Saturday, April 25, 2009

Parodic Interruption

A legal threat from a major newspaper publisher can kill a career in comedy.

That's what we found out in the late 1980s. I was the editorial pages editor of The Badger Herald, the independent daily student newspaper at the University of Wisconsin-Madison, and we had to come up with an idea for our April 1 issue, the annual April Fool's edition. We hit upon the idea of doing a parody of USA Today, mimicking its design, colors, and -- most important -- its editorial tone of "we're all happier today."

The parody we produced was, if I many say so myself, quite good. We got lots of great feedback from readers, including someone at USA Today who wrote to let us know they loved the parody so much they'd like us to send them some extra copies, which we did. Feeling on a roll, the next April 1 issue was planned as a follow-up USA Today parody; in preparation, one of our editors contacted that paper to ask for the exact colors of the logo and the name of the typeface, so we could better mimic it on our end. The word came back from the East Coast that parodies are all fine and good, but if we did it again they'd sue us.

So, no follow up.

But I've always been a fan of good parodies. Magazines and newspapers are perfect targets for parodies, because readers have spent a lot of time with them, and the editors and publishers have spent years designing the magazine so that it's memorable in tone, design, and quality. It lets a (hopefully talented) humorist play in a world made by someone else, tweaking them, bringing them down to earth, and playing with their ego.

There are a couple masters of the magazine parody: Harvard Lampoon and National Lampoon. Both have published books with compilations of their magazine parodies: 100 Years of Harvard Lampoon Parodies (Harvard Lampoon, 1976) and National Lampoon Magazine Rack (National Lampoon Press, 2006). The older of the two, Harvard Lampoon, is the granddaddy of the genre, and it keeps active with last year's National Geographic parody (pictured). The USA Today parody picture on this page, by the way, is from the Harvard Lampoon, not the Badger Herald. I don't know where our Herald copies are.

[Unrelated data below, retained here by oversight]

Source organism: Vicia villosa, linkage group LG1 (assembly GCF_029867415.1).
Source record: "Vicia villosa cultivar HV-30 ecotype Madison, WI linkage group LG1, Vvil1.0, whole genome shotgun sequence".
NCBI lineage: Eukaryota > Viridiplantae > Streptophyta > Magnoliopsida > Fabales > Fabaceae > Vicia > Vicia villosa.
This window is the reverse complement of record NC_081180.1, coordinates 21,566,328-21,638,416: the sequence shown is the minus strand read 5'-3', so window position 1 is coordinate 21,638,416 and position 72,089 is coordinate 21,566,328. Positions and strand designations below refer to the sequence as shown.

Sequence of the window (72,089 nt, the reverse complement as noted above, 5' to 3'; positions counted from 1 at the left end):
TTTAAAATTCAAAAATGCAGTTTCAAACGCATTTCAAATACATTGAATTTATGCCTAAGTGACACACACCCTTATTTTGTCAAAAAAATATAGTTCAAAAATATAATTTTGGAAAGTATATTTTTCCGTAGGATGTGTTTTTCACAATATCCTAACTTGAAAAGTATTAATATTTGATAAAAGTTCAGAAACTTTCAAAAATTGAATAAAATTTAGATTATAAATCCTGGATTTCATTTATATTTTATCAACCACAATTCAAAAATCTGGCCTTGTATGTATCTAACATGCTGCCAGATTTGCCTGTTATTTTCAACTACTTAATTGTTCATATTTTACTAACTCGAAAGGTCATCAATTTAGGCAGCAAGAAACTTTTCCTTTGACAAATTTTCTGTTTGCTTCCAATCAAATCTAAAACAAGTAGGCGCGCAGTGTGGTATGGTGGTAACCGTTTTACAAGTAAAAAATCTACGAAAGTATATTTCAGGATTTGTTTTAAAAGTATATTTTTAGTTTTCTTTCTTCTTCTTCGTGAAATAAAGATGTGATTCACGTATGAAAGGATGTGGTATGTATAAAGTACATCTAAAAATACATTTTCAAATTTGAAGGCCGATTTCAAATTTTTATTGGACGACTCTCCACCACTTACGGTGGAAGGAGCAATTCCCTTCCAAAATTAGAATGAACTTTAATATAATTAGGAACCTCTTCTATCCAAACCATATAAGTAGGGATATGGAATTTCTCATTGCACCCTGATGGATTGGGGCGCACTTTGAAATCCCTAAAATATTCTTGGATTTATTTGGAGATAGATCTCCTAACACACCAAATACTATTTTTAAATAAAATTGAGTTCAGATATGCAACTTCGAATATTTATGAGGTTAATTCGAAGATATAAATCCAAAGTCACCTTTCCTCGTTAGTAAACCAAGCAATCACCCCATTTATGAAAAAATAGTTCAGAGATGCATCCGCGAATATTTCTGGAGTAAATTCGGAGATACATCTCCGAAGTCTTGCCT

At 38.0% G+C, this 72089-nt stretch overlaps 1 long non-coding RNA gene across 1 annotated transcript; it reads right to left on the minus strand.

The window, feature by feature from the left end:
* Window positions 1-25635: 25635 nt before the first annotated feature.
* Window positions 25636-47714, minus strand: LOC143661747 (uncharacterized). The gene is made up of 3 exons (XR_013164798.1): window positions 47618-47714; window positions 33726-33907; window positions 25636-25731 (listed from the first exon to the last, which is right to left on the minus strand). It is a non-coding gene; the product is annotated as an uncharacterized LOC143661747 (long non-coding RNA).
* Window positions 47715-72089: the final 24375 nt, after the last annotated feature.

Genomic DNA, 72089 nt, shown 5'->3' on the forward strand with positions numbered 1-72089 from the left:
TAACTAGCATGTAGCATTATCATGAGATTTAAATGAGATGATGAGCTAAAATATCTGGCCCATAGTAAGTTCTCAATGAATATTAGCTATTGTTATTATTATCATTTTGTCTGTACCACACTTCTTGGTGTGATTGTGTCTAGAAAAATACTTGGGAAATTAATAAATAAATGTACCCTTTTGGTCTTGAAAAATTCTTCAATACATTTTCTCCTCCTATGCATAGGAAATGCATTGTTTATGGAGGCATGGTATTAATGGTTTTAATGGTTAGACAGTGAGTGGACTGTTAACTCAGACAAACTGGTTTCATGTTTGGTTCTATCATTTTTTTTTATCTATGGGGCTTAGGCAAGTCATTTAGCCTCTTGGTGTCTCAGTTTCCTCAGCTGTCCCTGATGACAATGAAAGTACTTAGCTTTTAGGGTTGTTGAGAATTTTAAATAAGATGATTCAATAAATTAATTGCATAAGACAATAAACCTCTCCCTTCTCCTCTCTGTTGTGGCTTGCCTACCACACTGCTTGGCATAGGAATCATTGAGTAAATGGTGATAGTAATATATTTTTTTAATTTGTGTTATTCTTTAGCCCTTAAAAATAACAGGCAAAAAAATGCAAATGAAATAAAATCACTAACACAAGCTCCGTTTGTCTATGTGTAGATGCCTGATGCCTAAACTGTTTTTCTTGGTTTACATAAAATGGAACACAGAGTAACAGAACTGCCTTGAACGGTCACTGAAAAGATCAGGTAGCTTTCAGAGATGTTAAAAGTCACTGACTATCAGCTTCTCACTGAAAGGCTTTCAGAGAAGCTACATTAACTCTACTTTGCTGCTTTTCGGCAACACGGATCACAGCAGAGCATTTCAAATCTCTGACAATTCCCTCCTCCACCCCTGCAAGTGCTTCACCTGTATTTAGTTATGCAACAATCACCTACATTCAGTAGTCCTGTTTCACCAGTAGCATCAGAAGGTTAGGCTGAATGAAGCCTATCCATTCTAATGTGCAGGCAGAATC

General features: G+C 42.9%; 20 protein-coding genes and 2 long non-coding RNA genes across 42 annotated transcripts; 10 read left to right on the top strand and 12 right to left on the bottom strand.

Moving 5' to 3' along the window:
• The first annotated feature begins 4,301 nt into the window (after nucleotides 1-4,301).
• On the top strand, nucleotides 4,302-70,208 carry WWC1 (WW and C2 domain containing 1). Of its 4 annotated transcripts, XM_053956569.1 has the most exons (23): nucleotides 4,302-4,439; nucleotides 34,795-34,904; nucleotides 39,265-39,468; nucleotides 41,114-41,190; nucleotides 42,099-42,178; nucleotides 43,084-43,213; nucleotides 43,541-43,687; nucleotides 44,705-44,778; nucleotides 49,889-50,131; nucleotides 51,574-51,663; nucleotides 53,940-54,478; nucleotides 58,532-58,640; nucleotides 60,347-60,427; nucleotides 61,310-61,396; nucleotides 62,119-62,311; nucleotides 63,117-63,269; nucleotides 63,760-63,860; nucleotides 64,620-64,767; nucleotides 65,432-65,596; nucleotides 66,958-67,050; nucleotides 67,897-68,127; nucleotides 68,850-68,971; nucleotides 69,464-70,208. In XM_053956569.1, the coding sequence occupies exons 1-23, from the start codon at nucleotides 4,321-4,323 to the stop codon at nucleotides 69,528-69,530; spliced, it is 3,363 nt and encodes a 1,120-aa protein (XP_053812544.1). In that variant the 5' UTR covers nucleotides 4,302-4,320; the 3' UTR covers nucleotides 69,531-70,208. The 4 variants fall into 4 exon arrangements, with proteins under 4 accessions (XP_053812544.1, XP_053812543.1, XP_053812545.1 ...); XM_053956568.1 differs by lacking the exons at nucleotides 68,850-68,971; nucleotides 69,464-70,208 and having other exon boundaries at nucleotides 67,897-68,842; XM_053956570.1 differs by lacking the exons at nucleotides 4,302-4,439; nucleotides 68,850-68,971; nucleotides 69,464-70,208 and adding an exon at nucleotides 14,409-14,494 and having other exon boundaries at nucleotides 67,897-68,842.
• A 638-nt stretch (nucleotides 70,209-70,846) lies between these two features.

But parodies have been done by many, many others. Playboy once published a parody of competitor Men's Health. Mad and Cracked did many parodies over the years. Mole magazine, a short-lived humor magazine in the early 1980s, included a New Republic parody in its first issue (not exactly reaching for a wide audience with that one, I'm afraid).

Playboy itself has, naturally, been the target of many lampooners over the decades, going all the way back to the 1950s. Harvard Lampoon produced one of its most popular parodies with its 1966 parody, PL*YB*Y (which featured, among many other treasures, an interview with the Magic Eight Ball). You've got to love a magazine that lists in its next-issue section a featured interview with Christopher Robin. Very early in its run in the 1970s, National Lampoon published its Playdead parody. But it was the 1980s when the leading men's magazine faced an onslaught of parodies, including Playboy The Parody (which featured "The Girls of Penthouse" -- cute joke, that) and Playbore (whose editors seemed to rather dislike Hugh Hefner quite a bit, judging from his portrayal in the magazine).

Harvard Lampoon's still at it, of course, even well into its second decade of ruling-class humor. Last year it published its National Geographic parody (which I neglected to pick up, and have been kicking myself since), and its five-times-a-year magazine continues to be published out of the Lampoon castle near Harvard U.

And parodies are international. In the mid-1980s, there was a German-language parody of Playboy published, Playbock, which included translations of articles and photos from the English-language Playboy The Parody and Playbore, as well as original material specific to readers of the long-running German edition of Playboy. The same German parodists produced take-downs of venerable German news magazine Der Spiegel and Stern (pictured). If you don't read German, it might just be wasted paper to you, but for those who do know the language, it's proof that Germans do, after all, have a sense of humor.

What all this (and more; there've been parodies of Sports Illustrated, Time, The Economist, Fangoria, Newsweek, and tons of others) means is that a lot of other snarky writers and editors didn't let a little thing like the threat of legal action deter them from having fun in someone else's playground.

Does anyone know where I can get a copy of the Badger Herald USA Today parody?

7/27/09 UPDATE: Yes, someone does.
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